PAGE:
Hey! Ita! Leave them kids alone.

Is it so bad if someone needs a hug at work?

Ita Buttrose (image: Getty)

No one could read accounts of Ita Buttrose’s early days working in the male-dominated media industry without some level of respect. Starting as a copy girl at the Australian Women’s Weekly aged 15, Ita followed in the footsteps of her father Charles Buttrose (journalist and editor of The Daily Mirror) to become an Australian media icon. Only months after launching the Packer-owned Cleo magazine Ita fell pregnant with her second child yet persisted in working through her pregnancy and returning to work after the birth, at a time when women were expected to completely cede their careers once they began having children.

Whatever we think of her politics today, Ita does know what hard work and resilience look like. Or at least, she did.

In 1972, the year Cleo launched, the median annual full-time income in Sydney was $7133.80, and the median house price $27400; a year’s income was worth roughly a quarter of a free-standing home. Fast forward to 2019, the median annual full-time income in Sydney is $75000, and the median house price $973664; a year’s income is worth less than one twelfth of the cost of a free-standing home. This is a pattern that is repeated across the country, and for many (especially the younger generations) the dream of home-ownership is becoming ever more elusive.

Other significant factors contributing to the growing wealth inequality affecting younger generations include the increasing casualisation of the workforce and attacks on workplace rights, exorbitant increases in rental and utilities costs, and neoliberalist policies rendering tertiary education (which many of Ita’s generation accessed for free) inaccessible due to the demands of casual work and rising debt associated with obtaining a degree. Food costs more, petrol and transport cost more, and with thirteen people per advertised position competing in the Australian job market, the realisation of a liveable income and accessible education is beyond the reach of too many younger people. And woe betide the unemployed or underemployed individual who requires income support from the state; the government, the media and your next door neighbours will be baying for your blood.

I could reference my own experience as an example of the hard work and resilience Ita fails to recognise in any but her ilk (as someone who technically falls within the “millennial” category). I became a single mother just before Christmas in 2003, one year into my undergraduate degree. In 2007 I graduated with an Honours degree in Latin epic literature, having at times throughout worked three casual hospitality jobs to keep financially afloat whilst writing a thesis and raising a child. But my experience differs to so many in that I had the physical and often financial support of my parents, my ex-partner was present as a father to our child, and my university degrees “only” left me with debts in the tens of thousands. And whilst I am immensely proud of my achievements, I recognise that so many younger than I are struggling in an environment that is increasingly hostile to them as individuals and to their inherent needs.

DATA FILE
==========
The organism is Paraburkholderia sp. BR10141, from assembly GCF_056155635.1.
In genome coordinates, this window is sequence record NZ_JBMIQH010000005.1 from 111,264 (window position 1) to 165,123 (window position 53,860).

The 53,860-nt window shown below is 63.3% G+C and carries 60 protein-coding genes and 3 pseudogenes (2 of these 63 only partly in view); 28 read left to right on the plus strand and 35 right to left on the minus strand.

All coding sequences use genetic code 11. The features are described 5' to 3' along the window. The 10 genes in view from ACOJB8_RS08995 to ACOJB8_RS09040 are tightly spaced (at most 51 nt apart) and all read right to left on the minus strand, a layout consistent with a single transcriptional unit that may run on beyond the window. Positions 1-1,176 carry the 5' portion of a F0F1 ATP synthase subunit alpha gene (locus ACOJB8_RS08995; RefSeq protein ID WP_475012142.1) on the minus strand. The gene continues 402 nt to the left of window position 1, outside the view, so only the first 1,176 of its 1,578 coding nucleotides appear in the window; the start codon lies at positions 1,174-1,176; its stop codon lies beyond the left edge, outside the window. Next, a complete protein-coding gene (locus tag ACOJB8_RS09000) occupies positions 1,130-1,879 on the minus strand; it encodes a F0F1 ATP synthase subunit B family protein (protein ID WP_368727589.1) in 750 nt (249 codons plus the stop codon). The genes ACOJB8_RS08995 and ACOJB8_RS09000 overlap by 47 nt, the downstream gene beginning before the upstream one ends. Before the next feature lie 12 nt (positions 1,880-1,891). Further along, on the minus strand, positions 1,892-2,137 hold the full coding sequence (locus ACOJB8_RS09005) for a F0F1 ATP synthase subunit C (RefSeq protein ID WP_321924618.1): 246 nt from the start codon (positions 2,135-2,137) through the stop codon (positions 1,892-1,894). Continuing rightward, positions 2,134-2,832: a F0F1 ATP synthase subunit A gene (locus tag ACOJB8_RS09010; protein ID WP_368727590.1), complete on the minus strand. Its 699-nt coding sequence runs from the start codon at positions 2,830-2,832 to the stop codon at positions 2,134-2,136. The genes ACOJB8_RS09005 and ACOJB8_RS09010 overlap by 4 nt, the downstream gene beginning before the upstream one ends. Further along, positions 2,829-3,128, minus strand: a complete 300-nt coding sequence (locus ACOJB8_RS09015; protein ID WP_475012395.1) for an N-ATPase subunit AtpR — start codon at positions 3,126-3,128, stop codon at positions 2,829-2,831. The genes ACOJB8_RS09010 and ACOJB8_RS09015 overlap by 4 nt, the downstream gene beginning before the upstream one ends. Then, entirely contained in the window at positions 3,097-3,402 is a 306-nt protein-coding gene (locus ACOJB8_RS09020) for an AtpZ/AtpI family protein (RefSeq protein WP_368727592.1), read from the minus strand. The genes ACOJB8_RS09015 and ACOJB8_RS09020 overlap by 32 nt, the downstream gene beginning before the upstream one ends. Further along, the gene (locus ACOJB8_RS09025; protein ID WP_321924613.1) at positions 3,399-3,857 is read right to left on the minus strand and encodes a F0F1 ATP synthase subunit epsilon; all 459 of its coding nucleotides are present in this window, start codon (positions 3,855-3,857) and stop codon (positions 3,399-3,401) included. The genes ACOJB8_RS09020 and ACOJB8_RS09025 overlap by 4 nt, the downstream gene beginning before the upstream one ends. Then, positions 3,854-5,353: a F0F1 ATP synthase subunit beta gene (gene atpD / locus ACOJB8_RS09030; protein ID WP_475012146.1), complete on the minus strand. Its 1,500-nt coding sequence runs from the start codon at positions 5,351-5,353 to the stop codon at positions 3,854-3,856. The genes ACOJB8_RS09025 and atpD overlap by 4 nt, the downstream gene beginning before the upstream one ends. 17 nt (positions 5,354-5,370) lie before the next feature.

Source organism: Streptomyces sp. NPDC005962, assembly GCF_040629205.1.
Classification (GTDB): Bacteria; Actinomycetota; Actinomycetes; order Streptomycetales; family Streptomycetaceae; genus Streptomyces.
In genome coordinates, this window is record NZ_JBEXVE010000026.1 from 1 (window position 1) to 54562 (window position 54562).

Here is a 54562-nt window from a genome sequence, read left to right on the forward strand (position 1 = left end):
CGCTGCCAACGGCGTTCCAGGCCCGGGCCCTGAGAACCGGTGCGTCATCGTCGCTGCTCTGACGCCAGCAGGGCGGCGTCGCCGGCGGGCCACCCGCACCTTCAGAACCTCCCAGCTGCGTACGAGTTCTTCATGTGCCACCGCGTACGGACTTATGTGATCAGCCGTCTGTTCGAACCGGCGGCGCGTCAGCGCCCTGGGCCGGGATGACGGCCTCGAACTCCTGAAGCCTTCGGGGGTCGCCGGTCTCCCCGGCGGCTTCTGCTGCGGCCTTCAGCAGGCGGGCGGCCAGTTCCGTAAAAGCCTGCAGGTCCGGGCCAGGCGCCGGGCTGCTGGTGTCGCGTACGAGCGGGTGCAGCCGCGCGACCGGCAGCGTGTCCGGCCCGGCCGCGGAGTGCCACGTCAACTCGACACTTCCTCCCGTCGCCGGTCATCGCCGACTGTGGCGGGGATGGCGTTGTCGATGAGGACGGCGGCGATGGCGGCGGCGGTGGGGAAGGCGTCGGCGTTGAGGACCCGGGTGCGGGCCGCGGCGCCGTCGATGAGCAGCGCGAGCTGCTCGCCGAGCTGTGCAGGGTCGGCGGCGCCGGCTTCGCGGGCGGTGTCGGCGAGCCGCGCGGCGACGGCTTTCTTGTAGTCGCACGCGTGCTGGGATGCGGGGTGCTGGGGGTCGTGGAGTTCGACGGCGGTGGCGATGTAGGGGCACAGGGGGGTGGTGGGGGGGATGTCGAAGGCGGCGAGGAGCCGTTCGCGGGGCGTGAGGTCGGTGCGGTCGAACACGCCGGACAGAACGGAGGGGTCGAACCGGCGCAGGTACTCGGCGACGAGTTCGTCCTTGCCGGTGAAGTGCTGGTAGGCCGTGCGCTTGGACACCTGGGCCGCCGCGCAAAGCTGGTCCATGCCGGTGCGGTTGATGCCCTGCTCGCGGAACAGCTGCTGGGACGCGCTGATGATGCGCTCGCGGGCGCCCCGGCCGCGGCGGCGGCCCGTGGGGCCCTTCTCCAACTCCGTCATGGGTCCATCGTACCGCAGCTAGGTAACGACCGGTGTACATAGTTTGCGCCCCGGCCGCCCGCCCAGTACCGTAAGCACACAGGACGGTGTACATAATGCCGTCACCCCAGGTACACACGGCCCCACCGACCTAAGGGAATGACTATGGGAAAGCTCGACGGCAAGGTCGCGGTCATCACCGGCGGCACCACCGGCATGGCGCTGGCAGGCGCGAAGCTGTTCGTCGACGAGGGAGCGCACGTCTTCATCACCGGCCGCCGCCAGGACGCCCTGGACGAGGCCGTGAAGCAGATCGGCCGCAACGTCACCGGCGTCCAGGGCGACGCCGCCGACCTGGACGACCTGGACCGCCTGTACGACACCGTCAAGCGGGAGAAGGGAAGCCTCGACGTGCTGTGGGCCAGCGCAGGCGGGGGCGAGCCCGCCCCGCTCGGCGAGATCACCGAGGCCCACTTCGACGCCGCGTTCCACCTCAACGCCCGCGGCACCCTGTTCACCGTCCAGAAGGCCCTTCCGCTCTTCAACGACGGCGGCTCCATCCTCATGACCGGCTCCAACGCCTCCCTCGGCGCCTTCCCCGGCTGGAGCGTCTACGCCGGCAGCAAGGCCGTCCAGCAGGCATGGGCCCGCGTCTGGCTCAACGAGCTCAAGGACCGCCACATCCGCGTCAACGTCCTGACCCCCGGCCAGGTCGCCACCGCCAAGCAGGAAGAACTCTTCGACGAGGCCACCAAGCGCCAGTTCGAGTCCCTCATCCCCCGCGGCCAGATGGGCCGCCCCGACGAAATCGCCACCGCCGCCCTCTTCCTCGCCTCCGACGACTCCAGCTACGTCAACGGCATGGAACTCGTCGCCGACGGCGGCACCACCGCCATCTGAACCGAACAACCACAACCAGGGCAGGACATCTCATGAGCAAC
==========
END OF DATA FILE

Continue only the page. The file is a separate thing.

Nevertheless, they persist.

These younger people whom us older folk love to disparage as fragile snowflakes with no commitment to hard graft (to the extent that it has become a national past-time) are persistent, and passionate, and are creating; art, poetry, photography, music, books and zines, revolutionary online content, and global protest movements that have the power to bring entire cities to a standstill. They’re questioning and challenging, pushing back against a society still firmly entrenched in the idea that the young should be seen and not heard. They’re fighting financial inequality, political inequality, climate inequality, social inequality, personal inequality, all whilst managing to educate, feed and house themselves in a world that views them as worthless. The members of the younger generation I know personally will work two jobs, do a full days study in a few hours, then that night support a soup kitchen for the houseless or distribute jackets and sleeping bags to rough sleepers. All whilst the Itas of this world are relaxing in the climate-controlled comfort of their Sydney-side mansions.

The issue is not that younger generations have no resilience, nor that they don’t understand the value of hard work. It’s that much of their resilience and labour is expended within spaces that aren’t dedicated to the creation of profits, or areas that directly challenge the capitalist politics that keep so many at a financial disadvantage. This is an affront to the capitalist class, and using their media power they seek to sway public opinion against a economically disempowered demographic.

The world Ita inhabits is very different to the vast majority of people living in Australia today, and the 70s were a long time ago. Perhaps it is time Ita learned what hard work and resilience actually look like today for those she is so disparaging of. And if at the end of the day, a person needs the occasional hug to get through their working life (providing there is consent and notwithstanding COVID-19) is that really the worst thing to imagine in a workplace? Or have we become so accustomed to negative workspaces that the thought of support is anathema to us?

collective liberationist, anti-speciesist theorist, and author living on mumirimina country, in lutruwita (“tasmania”).